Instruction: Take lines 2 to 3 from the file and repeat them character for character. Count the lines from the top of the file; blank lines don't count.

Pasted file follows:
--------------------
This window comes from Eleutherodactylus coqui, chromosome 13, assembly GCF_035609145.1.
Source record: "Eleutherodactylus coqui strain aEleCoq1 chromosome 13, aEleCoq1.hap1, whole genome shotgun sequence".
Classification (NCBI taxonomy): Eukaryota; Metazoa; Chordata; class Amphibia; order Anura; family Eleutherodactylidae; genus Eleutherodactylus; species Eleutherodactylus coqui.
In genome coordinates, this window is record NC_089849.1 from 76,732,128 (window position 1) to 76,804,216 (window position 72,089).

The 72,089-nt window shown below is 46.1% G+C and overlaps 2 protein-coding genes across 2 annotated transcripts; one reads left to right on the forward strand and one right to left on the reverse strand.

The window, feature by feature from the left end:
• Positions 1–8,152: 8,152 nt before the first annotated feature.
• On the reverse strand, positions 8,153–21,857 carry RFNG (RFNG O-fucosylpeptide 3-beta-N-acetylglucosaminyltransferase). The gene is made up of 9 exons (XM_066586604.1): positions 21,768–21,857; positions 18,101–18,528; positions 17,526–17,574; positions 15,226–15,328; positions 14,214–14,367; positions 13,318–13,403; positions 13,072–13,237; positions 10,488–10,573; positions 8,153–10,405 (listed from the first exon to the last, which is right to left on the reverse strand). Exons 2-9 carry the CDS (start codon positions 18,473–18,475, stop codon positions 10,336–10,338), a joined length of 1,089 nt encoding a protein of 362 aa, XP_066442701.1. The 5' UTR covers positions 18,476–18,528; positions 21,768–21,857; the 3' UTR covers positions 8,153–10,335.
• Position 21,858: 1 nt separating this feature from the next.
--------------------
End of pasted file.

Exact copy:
Source record: "Eleutherodactylus coqui strain aEleCoq1 chromosome 13, aEleCoq1.hap1, whole genome shotgun sequence".
Classification (NCBI taxonomy): Eukaryota; Metazoa; Chordata; class Amphibia; order Anura; family Eleutherodactylidae; genus Eleutherodactylus; species Eleutherodactylus coqui.